FORT DODGE, Iowa (Reuters) - Iowa resident Carolyn Miller had long harbored doubts about Joe Biden’s candidacy, believing the former vice president was too old and too fumbling to beat President Donald Trump in November’s election.
Then she saw Biden, 77, speak at a community college in Fort Dodge this week.
“Tonight clinched it for me. I didn’t find him old at all,” Miller, 78, said afterward. “We have to have him in there to straighten things out.”
With less than two weeks before Iowa kicks off the Democratic nominating contest on Feb. 3, voters like Miller might explain Biden’s recent surge to the top of opinion polls there.
Beyond his name recognition as former President Barack Obama’s No. 2 and the attention given to his bus tours across the farming state, Biden appears to be winning the electability argument with Democratic voters. They have increasingly cited beating Trump as their chief concern and consistently said Biden is the most likely candidate to do it.
Biden has seized on the latest crisis with Iran to tout his foreign policy credentials. He has also used the impeachment battle over Trump’s effort to get Ukraine to investigate Biden to show his ability to weather attacks from a Republican president he argues fears him most as a competitor.
The turnaround for Biden, who trailed rivals Bernie Sanders, Elizabeth Warren and Pete Buttigieg in Iowa for much of the past year despite leading in national polls, is a promising sign for the front-runner who received less than 1% of the vote in the state during his failed 2008 bid.
Biden is now ahead or tied for the lead in Iowa with Sanders, a U.S. senator from Vermont. He has also risen into second place behind Sanders in polling averages in New Hampshire, the second state to vote in the nominating battle.
WINDOW OF OPPORTUNITY
A win for Biden in Iowa could upend the race. Unlike Warren and Buttigieg, who are banking on a strong showing in the predominantly white state to propel their campaigns forward, Biden has far stronger support from African-American voters in South Carolina and other more diverse states that could help him seal the nomination.
The contest remains extremely fluid and close among the top contenders. Biden also faces a threat from Michael Bloomberg, the billionaire former New York mayor who is spending millions of his fortune on his own White House campaign focused on later voting states.
Yet Biden’s campaign has shifted from lowering expectations in Iowa to saying a win there would allow him to control the race from the start.
Trump’s impeachment trial has given Biden another window of opportunity. Sanders and fellow Senators Warren and Amy Klobuchar – another Democratic contender - are now marooned in Washington six days a week serving as jurors during the Senate trial.
That left the moderate Biden with Iowa nearly to himself this past week.
In interviews with two dozen Iowans attending Biden’s campaign events, Reuters found at least 12 who were undecided about Biden going in. On leaving, they all said Biden was now their pick.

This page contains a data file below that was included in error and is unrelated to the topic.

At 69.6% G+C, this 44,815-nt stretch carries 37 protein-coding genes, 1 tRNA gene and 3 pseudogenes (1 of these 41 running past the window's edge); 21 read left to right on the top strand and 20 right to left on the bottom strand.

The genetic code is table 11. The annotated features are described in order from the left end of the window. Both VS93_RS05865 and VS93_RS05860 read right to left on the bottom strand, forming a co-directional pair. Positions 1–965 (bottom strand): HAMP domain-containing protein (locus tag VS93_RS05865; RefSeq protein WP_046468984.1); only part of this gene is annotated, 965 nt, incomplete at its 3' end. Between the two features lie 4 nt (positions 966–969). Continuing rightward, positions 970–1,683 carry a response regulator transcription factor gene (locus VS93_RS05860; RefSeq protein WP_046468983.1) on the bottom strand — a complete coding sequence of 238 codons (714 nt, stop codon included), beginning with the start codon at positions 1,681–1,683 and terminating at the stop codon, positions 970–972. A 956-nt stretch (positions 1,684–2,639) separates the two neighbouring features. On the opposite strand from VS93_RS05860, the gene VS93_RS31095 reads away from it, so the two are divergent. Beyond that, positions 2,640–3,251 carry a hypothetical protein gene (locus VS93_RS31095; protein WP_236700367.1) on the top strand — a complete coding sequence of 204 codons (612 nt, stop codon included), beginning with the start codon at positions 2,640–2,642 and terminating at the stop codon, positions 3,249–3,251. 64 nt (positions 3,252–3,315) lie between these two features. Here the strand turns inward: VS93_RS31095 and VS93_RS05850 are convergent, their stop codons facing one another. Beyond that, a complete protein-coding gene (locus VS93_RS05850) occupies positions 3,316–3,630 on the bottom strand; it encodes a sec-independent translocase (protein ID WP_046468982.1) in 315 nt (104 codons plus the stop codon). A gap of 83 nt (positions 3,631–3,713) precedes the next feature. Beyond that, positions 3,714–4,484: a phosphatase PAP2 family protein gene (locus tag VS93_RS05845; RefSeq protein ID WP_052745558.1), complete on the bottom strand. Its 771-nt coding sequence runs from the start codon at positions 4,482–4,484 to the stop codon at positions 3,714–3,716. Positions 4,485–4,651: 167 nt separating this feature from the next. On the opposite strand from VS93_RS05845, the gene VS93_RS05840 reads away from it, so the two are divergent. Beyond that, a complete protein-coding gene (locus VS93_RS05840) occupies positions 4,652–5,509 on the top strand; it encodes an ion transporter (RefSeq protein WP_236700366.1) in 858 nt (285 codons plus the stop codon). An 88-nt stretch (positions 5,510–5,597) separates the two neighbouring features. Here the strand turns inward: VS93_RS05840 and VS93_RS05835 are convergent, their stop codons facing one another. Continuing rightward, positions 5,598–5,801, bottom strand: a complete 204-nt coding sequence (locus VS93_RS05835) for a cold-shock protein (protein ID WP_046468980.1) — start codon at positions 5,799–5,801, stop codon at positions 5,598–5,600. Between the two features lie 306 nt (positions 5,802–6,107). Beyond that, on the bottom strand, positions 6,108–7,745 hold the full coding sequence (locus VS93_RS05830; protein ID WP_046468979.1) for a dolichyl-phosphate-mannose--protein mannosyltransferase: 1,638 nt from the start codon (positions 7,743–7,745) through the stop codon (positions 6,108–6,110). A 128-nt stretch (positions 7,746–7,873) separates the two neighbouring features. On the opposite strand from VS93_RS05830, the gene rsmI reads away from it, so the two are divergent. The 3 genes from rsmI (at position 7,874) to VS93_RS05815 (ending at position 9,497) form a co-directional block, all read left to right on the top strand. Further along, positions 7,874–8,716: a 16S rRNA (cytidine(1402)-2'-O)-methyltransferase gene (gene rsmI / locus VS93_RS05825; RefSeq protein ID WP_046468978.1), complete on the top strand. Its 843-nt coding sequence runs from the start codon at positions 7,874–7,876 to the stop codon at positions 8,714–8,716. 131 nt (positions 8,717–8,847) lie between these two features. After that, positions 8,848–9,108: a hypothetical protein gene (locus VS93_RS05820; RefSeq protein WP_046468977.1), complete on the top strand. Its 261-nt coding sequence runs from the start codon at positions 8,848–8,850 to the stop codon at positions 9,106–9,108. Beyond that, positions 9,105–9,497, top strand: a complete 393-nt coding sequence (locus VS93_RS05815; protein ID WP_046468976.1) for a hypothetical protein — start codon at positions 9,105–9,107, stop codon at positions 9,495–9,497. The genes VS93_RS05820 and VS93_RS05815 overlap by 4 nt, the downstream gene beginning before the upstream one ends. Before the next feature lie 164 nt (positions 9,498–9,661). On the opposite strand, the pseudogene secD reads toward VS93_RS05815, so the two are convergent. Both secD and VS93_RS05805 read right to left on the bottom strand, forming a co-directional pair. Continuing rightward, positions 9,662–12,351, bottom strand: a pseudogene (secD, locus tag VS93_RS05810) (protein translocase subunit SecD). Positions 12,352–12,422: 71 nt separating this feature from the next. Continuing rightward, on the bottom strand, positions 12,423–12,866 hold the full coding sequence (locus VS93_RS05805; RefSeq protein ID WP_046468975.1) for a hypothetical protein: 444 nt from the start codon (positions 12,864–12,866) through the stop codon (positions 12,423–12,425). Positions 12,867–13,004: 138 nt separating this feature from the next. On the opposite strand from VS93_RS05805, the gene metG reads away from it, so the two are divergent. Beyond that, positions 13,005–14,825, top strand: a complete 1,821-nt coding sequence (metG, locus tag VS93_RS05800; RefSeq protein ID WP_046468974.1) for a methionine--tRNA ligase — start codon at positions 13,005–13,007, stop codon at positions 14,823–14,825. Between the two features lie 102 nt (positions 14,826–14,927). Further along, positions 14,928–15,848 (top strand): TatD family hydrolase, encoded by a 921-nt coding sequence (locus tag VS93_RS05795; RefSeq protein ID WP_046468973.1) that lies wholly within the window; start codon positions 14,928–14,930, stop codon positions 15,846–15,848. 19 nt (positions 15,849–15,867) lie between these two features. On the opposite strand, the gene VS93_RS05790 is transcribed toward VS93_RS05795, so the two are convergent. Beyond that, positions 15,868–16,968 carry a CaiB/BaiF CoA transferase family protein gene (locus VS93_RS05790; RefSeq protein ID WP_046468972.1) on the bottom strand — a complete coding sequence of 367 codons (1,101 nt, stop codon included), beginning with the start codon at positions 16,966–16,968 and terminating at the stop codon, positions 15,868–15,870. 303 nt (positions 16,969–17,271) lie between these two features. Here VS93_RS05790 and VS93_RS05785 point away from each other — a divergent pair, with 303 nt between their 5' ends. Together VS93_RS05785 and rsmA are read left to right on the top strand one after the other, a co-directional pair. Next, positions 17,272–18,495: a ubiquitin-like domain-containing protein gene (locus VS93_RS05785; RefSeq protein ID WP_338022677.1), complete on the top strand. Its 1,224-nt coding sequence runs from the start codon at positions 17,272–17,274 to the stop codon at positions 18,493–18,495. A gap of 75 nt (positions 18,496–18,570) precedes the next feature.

“He won my vote. You can feel it in the room, his experience. The key is someone who can unite the country. People are sick of the fighting. And he’s ready to roll on day one,” Martin Lettow, 47, said after hearing Biden in Ames, Iowa.
A Biden campaign adviser said the plan had always been to have him spend more time with voters in intimate settings in the later stages of the campaign.
“He can really engage with voters on an emotional level, one-on-one,” the adviser said.
Karen Finney, a strategist who worked on Hillary Clinton’s 2016 Democratic presidential campaign, said Biden’s centrist positions and promise to work with foreign allies and Republicans at home to “restore the soul of the nation” resonated with voters in her recent focus groups.
“His message of healing the country – I can’t tell you how powerful that is,” she said. “People are exhausted. He’s a calming force. I’m not sure voters are ready for big structural change.”
HEAD VERSUS HEART
Speaking to campaign volunteers last week in Des Moines, Iowa, Biden clutched handwritten notes that included polling figures out that day showing him ahead in New Hampshire ahead of the state’s Feb. 11 primary.
He regularly highlights his strength in polls, particularly those showing him as the Democrat best positioned to beat Trump.
Biden also tells crowds about his relationships with foreign leaders from his time as vice president and decades in the U.S. Senate.
He said the recent crisis with Iran, after Trump authorized the killing of top Iranian commander Qassem Soleimani in a drone strike on Jan. 3, revealed the president’s dangerous and erratic foreign policy.
“There’s going to be no time for on-the-job training,” Biden said in Fort Dodge. The next president of the United States, Biden said, “needs to command the respect of the rest of the world.”
The event was low-key, lacking the energy and excitement of the sort of rallies held by Sanders and Warren, two progressive candidates calling for fundamental changes to America’s economic and political systems.
But Vicki Tendall, 70, who said she had been anxious about a potential war with Iran, left convinced of Biden’s ability to lead.
“Maybe we need someone older to do this,” she said.
Dennis Goldford, a political science professor at Drake University and an expert on the Iowa caucuses, said Biden “does not get the pulse beating fast.” But in a year when Democratic voters are fixated on beating Trump, that might not matter.
“For Iowan voters, Biden is certainly the head rather than the heart,” Goldford said. “That’s the choice they are facing.”
Reporting by Tim Reid; Editing by Colleen Jenkins and Peter Cooney
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